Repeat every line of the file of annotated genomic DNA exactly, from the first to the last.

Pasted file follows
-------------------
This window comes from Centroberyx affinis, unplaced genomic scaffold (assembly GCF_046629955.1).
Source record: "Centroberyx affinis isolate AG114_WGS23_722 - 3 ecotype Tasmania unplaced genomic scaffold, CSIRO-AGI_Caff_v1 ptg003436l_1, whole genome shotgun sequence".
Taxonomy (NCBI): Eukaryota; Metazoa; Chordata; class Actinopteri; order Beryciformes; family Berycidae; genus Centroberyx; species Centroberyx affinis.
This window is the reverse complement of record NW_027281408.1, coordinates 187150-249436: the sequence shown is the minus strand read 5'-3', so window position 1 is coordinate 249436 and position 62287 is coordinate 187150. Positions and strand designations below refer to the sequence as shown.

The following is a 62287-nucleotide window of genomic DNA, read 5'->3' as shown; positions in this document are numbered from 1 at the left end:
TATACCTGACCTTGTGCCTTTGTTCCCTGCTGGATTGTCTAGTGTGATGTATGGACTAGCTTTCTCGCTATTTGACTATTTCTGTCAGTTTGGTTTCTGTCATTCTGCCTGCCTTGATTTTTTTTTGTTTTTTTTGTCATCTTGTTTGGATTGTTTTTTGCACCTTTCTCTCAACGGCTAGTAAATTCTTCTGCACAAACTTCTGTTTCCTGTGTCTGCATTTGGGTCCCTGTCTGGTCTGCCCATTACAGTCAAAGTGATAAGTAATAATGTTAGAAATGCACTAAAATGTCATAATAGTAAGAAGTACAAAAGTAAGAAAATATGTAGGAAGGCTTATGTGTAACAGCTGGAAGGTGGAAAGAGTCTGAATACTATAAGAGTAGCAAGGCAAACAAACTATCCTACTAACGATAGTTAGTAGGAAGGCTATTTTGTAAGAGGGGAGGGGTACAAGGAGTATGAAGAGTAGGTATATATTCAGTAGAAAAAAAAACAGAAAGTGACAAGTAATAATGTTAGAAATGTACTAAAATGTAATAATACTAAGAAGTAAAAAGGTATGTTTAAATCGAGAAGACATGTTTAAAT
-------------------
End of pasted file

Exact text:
This window comes from Centroberyx affinis, unplaced genomic scaffold (assembly GCF_046629955.1).
Source record: "Centroberyx affinis isolate AG114_WGS23_722 - 3 ecotype Tasmania unplaced genomic scaffold, CSIRO-AGI_Caff_v1 ptg003436l_1, whole genome shotgun sequence".
Taxonomy (NCBI): Eukaryota; Metazoa; Chordata; class Actinopteri; order Beryciformes; family Berycidae; genus Centroberyx; species Centroberyx affinis.
This window is the reverse complement of record NW_027281408.1, coordinates 187150-249436: the sequence shown is the minus strand read 5'-3', so window position 1 is coordinate 249436 and position 62287 is coordinate 187150. Positions and strand designations below refer to the sequence as shown.

The following is a 62287-nucleotide window of genomic DNA, read 5'->3' as shown; positions in this document are numbered from 1 at the left end:
TATACCTGACCTTGTGCCTTTGTTCCCTGCTGGATTGTCTAGTGTGATGTATGGACTAGCTTTCTCGCTATTTGACTATTTCTGTCAGTTTGGTTTCTGTCATTCTGCCTGCCTTGATTTTTTTTTGTTTTTTTTGTCATCTTGTTTGGATTGTTTTTTGCACCTTTCTCTCAACGGCTAGTAAATTCTTCTGCACAAACTTCTGTTTCCTGTGTCTGCATTTGGGTCCCTGTCTGGTCTGCCCATTACAGTCAAAGTGATAAGTAATAATGTTAGAAATGCACTAAAATGTCATAATAGTAAGAAGTACAAAAGTAAGAAAATATGTAGGAAGGCTTATGTGTAACAGCTGGAAGGTGGAAAGAGTCTGAATACTATAAGAGTAGCAAGGCAAACAAACTATCCTACTAACGATAGTTAGTAGGAAGGCTATTTTGTAAGAGGGGAGGGGTACAAGGAGTATGAAGAGTAGGTATATATTCAGTAGAAAAAAAAACAGAAAGTGACAAGTAATAATGTTAGAAATGTACTAAAATGTAATAATACTAAGAAGTAAAAAGGTATGTTTAAATCGAGAAGACATGTTTAAAT